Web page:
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"Angel" Sculpture

By Peter Hohberger


No more than an attempt can ever be made to give visual form to an angel. My first attempt is of an angel swooping down from the sky, similar to the angels which Giotto painted. Only the upper half of this angel's body, flying down to earth with its message, is visible; the rest of its form is lost in the atmosphere, like tongues of flame that dissipate in the air.

My angel is only a face emerging from the material, a face that is traveling down to earth as quickly as a flash of light. There is hardly time for the human face to materialize, it remains indistinct, and its wings are not feathered as they are in conventional representations, but instead are similar to structures as they appear in stone. They are structures which for me represent a manifestation of energy, even if it is only the energy that is necessary to produce a sculpture, an energy whose trace is the chisel marks. They also remind me of surface combinations like the ones found in crystal. The wing shape on my angel head, in which I have carved these structures, is a quotation; it is only meant to be a reminder of the way in which this heavenly being is customarily depicted. Only with wings, like those of a bird, can one imagine these celestial beings. The wings of my angel, however, are meant to convey the materialization of energy, and the final form of condensation would then be the human face, which mirrors thought and feeling, and facilitates understanding.

The most impressive depiction of an "angel's appearance" must surely be credited to the sculptor who created the Nike of Samothrace. The whole power of this portrayal is expressed in the garment, which is pressed against the body as if by a storm, and in the overheavy wings that have weathered every storm, even the storm of time, which has already robbed this wonderful sculpture of its head and arms and perhaps turned them to dust. I cannot erase from my mind this figure of a humanized and at the same time superhuman goddess of victory whenever I set to work on my own angel. Instead of wings, however, a wildly structured mass would erupt from the whole form of my angel; or, alternatively, the form of the angel would have to be worked in a splintering material with sharply cut and jagged iron, in so doing, the face and body only partially or vaguely worked out, so that one does not lose the impression of a fleeting appearance which is given form from some unknown power just for the moment in which the message, or pronouncement, is delivered. I would most like to see an angel depicted in sculpture entering our world in a manner similar to that of a burst of fiery light, like that which flies from a blast furnace, but I fear it is not possible to do such a thing in sculpture.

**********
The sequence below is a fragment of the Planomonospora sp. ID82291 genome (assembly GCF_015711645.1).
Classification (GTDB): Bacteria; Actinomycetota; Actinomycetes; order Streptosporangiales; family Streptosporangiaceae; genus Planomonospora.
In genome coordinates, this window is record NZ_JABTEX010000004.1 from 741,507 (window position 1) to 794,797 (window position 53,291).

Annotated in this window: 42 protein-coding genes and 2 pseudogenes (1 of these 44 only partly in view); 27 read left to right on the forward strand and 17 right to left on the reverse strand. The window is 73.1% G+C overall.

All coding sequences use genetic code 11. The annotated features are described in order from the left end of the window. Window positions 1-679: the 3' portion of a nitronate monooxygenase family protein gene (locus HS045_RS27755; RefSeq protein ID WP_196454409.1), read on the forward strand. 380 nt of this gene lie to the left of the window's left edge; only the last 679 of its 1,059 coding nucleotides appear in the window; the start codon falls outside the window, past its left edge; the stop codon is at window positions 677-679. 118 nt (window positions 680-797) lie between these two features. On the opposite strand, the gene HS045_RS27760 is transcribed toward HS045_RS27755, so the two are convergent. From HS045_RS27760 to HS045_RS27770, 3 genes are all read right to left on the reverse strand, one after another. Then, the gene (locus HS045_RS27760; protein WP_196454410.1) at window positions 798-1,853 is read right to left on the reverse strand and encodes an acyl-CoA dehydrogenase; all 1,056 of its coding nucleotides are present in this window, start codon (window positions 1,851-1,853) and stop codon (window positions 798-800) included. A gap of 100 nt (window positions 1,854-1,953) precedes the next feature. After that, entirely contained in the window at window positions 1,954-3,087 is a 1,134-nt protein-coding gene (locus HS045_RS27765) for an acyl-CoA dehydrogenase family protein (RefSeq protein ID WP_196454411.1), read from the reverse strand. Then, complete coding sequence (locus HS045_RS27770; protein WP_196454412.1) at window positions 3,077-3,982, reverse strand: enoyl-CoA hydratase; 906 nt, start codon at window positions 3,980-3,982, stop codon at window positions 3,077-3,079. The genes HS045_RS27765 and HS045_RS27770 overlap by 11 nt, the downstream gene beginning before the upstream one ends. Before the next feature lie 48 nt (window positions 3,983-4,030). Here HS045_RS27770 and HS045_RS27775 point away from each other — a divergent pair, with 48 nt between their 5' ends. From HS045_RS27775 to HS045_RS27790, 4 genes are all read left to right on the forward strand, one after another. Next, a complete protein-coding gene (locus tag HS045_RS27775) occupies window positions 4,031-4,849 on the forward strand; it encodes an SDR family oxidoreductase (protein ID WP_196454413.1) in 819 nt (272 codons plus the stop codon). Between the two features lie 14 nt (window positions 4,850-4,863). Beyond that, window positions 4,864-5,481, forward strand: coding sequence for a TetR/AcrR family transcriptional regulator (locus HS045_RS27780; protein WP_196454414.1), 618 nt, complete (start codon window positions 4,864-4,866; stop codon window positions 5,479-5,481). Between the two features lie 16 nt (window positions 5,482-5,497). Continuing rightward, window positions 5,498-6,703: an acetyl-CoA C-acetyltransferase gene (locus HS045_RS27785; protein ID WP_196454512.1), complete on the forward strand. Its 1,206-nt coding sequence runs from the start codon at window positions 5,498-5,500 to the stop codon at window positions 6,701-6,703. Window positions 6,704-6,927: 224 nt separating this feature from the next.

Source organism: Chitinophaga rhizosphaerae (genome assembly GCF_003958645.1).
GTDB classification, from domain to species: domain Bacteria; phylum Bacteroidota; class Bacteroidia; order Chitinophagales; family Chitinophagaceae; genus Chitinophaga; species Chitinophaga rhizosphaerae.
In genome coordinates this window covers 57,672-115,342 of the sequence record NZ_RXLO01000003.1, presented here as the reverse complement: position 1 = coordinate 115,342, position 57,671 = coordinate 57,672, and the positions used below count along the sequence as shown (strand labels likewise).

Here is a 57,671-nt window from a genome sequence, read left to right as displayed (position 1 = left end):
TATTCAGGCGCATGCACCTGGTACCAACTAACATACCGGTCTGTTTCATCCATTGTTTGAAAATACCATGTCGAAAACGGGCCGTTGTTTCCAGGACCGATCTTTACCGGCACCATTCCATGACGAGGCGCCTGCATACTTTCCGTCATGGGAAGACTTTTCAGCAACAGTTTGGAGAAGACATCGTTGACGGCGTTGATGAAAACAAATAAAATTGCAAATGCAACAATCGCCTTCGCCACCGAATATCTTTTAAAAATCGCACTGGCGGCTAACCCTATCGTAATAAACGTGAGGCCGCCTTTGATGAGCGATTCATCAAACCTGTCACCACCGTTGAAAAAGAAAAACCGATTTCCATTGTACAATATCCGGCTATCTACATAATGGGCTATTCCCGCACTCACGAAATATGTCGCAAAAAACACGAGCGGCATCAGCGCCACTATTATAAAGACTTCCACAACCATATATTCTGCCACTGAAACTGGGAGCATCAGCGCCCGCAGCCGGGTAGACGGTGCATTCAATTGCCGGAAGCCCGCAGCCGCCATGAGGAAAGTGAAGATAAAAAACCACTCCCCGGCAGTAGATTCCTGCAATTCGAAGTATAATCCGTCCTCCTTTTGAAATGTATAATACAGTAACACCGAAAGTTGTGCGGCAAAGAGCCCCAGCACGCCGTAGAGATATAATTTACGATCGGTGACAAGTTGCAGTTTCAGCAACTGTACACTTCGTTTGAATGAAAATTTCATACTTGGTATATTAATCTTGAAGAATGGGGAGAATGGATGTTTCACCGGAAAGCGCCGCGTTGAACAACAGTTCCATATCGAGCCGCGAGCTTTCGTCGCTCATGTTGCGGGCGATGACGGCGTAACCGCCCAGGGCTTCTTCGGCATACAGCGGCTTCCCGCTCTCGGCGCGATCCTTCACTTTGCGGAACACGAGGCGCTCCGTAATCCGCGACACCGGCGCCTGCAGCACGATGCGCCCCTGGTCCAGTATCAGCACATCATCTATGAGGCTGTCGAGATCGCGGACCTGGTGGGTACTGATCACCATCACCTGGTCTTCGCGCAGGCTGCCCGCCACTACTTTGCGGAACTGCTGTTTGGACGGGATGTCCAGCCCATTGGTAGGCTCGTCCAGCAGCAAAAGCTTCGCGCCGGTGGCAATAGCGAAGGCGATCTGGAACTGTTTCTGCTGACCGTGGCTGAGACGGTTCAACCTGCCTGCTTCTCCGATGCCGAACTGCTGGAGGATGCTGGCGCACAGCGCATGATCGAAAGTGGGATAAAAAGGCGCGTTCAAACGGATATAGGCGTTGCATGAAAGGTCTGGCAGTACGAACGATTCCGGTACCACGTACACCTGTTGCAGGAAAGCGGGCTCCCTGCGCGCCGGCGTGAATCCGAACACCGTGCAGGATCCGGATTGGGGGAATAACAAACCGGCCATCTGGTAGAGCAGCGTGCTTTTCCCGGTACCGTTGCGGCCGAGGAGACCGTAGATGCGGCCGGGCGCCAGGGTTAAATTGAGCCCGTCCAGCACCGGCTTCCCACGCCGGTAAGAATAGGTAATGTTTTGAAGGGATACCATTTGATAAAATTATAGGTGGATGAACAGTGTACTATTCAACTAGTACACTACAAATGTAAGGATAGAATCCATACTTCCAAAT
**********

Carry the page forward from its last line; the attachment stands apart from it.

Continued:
I can only create structures and forms, create a kind of chaos, in which an inclination toward order is visible. And order indicates a power, just as a whirlpool is a movement directed by power.

Of course there is also the angel figure which appears as a perfect expression of goodness. My angel, however, is to be in the first stage of his earthly appearance, the moment of materialization. My first attempt is the face, which projects from two indistinct wings. In reality, however, the "wings" are a glowing eruption, lines of force,structures of matter, which indicate an acting power.



Translated from the German by Lynne Kvinnesland.


Copyright 1999 Museum of European Art



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